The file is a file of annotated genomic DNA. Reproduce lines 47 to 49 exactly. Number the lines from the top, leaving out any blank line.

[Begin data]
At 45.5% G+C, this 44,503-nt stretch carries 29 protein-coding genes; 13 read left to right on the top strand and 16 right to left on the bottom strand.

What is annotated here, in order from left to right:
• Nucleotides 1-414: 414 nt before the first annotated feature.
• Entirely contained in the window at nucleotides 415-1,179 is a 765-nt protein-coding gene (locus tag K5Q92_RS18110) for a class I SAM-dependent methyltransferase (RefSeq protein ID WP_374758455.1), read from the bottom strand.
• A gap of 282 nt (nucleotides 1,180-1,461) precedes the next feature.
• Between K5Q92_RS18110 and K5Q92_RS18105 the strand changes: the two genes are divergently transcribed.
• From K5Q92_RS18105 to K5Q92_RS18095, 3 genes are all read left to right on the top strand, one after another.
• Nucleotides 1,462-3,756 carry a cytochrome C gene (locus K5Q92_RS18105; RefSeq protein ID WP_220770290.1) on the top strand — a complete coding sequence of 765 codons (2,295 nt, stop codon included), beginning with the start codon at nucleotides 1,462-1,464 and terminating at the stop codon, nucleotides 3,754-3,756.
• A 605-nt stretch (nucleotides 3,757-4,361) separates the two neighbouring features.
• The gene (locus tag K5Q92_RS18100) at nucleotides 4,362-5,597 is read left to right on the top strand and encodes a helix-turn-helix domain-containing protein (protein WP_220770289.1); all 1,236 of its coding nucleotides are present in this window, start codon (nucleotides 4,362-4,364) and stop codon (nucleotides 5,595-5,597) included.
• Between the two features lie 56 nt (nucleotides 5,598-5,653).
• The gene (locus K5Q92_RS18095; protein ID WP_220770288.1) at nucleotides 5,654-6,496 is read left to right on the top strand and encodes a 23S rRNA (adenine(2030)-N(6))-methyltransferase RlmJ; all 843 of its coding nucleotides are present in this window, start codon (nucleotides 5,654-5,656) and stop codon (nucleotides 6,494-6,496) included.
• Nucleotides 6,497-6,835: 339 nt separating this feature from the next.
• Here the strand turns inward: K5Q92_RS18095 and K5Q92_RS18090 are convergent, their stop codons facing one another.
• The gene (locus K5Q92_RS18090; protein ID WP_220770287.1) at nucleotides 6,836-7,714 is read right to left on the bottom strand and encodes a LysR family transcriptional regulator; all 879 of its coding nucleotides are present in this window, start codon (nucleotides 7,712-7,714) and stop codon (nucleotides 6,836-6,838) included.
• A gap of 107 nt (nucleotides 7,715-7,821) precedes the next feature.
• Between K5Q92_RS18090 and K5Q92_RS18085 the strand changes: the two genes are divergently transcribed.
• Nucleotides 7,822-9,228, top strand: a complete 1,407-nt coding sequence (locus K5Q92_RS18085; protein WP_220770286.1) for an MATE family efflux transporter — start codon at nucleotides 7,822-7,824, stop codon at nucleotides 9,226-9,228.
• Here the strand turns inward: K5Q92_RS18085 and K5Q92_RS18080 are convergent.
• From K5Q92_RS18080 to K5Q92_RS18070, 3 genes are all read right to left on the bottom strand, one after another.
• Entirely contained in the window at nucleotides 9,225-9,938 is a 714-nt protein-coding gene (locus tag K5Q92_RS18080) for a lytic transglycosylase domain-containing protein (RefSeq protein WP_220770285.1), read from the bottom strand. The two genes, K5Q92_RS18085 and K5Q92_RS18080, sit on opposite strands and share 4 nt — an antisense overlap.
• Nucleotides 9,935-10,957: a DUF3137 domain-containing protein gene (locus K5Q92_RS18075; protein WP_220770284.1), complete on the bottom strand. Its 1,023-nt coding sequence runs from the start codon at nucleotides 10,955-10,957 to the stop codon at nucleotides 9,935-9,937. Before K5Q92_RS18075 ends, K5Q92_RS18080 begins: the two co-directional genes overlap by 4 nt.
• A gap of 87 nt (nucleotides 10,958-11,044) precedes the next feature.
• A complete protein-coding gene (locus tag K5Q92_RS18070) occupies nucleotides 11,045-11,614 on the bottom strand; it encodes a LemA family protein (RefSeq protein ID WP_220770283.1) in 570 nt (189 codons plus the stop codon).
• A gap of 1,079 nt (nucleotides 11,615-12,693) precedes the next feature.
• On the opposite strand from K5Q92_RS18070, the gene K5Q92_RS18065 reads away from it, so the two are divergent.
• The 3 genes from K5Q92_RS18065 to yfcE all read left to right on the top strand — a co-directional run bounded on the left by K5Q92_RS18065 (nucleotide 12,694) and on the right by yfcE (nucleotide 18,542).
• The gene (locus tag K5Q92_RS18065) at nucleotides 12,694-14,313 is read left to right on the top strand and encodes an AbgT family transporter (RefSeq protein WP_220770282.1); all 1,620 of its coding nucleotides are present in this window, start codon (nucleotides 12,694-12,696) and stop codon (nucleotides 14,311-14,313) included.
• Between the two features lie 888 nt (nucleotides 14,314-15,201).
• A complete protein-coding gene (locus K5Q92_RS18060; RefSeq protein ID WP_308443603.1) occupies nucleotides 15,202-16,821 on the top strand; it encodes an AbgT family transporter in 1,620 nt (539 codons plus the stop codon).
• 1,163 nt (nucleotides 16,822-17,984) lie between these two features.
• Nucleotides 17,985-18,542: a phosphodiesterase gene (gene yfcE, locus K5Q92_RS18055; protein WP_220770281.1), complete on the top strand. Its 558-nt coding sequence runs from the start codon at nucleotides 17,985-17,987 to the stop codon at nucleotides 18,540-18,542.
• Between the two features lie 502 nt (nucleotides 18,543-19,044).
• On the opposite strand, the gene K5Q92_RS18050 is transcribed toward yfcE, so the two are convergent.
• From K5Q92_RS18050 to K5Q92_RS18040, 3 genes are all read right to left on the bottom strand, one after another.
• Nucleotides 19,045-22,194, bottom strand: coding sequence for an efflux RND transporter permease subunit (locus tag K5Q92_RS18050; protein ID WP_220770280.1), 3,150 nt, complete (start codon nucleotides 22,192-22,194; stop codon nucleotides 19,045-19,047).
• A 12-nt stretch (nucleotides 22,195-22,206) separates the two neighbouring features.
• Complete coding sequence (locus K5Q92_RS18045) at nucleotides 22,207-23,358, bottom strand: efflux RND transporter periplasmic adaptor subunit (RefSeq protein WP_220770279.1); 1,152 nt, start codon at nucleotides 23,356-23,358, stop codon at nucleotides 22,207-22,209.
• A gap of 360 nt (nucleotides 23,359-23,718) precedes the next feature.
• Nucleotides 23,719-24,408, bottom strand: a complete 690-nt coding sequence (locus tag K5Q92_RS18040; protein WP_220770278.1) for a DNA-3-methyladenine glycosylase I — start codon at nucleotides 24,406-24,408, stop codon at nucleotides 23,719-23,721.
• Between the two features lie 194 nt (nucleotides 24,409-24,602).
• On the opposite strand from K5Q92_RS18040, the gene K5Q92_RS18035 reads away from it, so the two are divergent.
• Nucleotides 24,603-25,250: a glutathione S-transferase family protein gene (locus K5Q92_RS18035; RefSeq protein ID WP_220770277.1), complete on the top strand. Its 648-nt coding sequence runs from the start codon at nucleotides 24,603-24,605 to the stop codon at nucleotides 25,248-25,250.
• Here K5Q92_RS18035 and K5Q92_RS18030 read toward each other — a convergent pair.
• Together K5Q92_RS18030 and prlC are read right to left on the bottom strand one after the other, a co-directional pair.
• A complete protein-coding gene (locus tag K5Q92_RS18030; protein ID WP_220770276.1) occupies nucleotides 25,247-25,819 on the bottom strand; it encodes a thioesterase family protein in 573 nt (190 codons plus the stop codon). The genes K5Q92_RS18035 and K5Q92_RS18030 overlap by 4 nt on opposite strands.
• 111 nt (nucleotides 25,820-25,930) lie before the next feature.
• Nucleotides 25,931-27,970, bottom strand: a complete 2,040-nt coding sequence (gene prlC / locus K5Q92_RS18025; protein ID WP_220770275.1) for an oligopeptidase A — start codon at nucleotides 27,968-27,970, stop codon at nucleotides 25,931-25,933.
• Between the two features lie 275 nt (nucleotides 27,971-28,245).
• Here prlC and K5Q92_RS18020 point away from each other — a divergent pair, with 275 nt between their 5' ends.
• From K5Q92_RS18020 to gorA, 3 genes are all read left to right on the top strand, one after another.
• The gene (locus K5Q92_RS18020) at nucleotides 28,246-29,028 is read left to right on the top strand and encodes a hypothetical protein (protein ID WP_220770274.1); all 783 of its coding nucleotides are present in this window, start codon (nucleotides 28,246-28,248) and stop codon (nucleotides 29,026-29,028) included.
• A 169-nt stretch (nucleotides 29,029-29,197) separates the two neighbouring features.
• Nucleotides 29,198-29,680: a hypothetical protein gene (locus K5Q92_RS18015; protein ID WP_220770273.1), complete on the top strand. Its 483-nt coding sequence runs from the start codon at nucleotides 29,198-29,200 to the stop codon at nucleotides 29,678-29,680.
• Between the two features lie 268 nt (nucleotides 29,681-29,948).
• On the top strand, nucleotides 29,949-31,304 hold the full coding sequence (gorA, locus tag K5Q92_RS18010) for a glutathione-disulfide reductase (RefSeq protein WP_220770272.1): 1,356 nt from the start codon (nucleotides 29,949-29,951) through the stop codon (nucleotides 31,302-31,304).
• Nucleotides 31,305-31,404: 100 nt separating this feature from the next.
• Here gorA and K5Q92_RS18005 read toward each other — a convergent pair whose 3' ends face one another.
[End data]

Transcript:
• 111 nt (nucleotides 25,820-25,930) lie before the next feature.
• Nucleotides 25,931-27,970, bottom strand: a complete 2,040-nt coding sequence (gene prlC / locus K5Q92_RS18025; protein ID WP_220770275.1) for an oligopeptidase A — start codon at nucleotides 27,968-27,970, stop codon at nucleotides 25,931-25,933.
• Between the two features lie 275 nt (nucleotides 27,971-28,245).